When the Wii U launched in North America, new users were greeted with a large system update when they tried to connect the console to the Internet. That update brought in features like the eShop, Wii U Chat, Download Management and the Miiverse. Basically, it took the Wii U and brought it close to its promised feature set at launch. The Wii U was on system software version 2.0.0 U.

On December 4th, 2012, Nintendo pushed out another mandatory update. This time, the update was meant to bring this, according to Nintendo’s support page:

Further improvements to overall system stability and other minor adjustments have been made to enhance the user experience.

This is the second public update, and it brings the Wii U’s system software to version 2.1.0 U.

Too bad I can’t download it.

Here’s the thing, since December 4th at around 8am EST, I’ve been trying to update my Wii U to version 2.1.0 U. I can’t play online, access Netflix, browse the Internet or draw funny doodles in the Miiverse without it.

Every single day for the last week, I’ve started my day at home in front of my Wii U. I cycle the power on my router, fire my console up, head into the settings menu and attempt to perform the update. After a few minutes of watching the update timer climb to 99:99, my system drops the now familiar error code 108-0075 and quits.

Error Code: 108-0075

The update fails and the message reads as follows:

Unable to connect to the server.

Please try again later

If this problem persists, please make a note of the error code and visit support.nintendo.com.

Nintendo’s error messages are actually delivered in this centered style. It’s almost as if they’re giving users a haiku in order to soften the blow of the system’s failure to do what it was designed to do.

Your Wii U broke, friend.

Don’t worry about it now,

Mario still works.

There, I feel better.

“Must be user error!” you scream.

That’s what I thought, too. Almost immediately I assumed that this error was my fault, not Nintendo’s. I figured the servers were bogged down, and I needed to give the update a little more time before I’d see any success.

Hours of trying turned into days, and now I’m sitting at a full week of error code 108-0075. It wasn’t Nintendo’s bogged down servers.

The Wii U does not have an ethernet jack, or else I would have been running a hard line to the console since day one. Was it my Wi-Fi? I went to Nintendo’s support page in order to try their list of troubleshooting options.

  • They essentially tell users to remove wireless devices from the area of the Wii U and the router. Check, my Wii U is roughly six feet from my wireless router.
  • They suggest that users try a different DNS. I did that when I started my console for the first time, and I use Google’s 8.8.8.8 and 8.8.4.4. That’s also the set Nintendo recommends.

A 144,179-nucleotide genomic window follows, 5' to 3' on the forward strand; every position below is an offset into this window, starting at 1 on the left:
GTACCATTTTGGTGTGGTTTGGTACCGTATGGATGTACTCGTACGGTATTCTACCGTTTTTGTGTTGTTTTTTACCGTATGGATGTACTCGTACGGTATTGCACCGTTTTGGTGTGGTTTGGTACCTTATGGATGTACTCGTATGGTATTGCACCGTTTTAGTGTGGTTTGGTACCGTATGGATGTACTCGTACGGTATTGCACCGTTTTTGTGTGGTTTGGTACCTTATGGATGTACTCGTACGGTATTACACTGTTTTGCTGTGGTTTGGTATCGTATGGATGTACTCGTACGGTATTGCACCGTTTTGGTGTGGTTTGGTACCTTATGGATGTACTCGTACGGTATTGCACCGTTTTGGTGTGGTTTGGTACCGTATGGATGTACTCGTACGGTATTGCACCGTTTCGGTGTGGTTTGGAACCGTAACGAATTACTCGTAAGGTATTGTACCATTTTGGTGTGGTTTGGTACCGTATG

• They recommend power cycling the router. I do that every time I try to update.

After that? They tell users to call support at 1-800-255-3700.

Please hold.

I will say this about Nintendo’s support line, I didn’t wait at all until I could talk to a representative. From dialing the support number to wading through the touch tone menu, I spent about one minute in transition.

Once I was connected with a rep, they simply ran over the troubleshooting directions with me on the phone. I power cycled my router once more, I confirmed the DNS settings, I ensured there was nothing between the Wii U and the router and the Wii U. We tried again.

Sorry we could not

help. Here is someone better.

Enjoy the music.

There will be a two to three minute wait on the advanced Wi-Fi line.

This line’s hold music was awesome. I listened to a few minutes of the Hyrule Field theme from The Legend of Zelda: Ocarina of Time before the support specialist was connected.

Rather than hit the troubleshooting bullet-points one at a time, this Nintendo support rep immediately took control of my computer and opened up my router’s admin panel. He confirmed that my router was setup correctly, and even made sure I was using the proper DNS and security settings with my Wii U.

His next suggestion made my head spin. As I already mentioned, my Wii U and my wireless router are typically only separated by around six feet of open space, not counting the entertainment console my goods sit in. That furniture is made of wood, not metal, so signal interference should be minimal.

What did the rep suggest? Move my Wii U closer to the router. That meant unplugging my Wii U, snipping the zip ties I use to keep the cables behind my TV nice and neat and plugging the Wii U in less than a foot away from my router.

Guess what… it worked. After 40 minutes, the update downloaded and installed.

I asked the rep what all of this meant, and he basically concluded that, for whatever reason, there’s too much interference in the six feet between my Wii U and router to perform updates. I told him I’ve never had this problem with any other consoles, and he simply said that it comes down to the hardware in the Wii U versus the hardware in everything else. They’re all different.

His permanent solution for my problem came in two forms: either I buy the USB LAN adapter Nintendo sold for the Wii in order to run a direct line from my router to my Wii U, or I unhook the Wii U every time I need to perform an update.

We hope you like mes-

sy cables. If not, here is

a link to our store.

Great.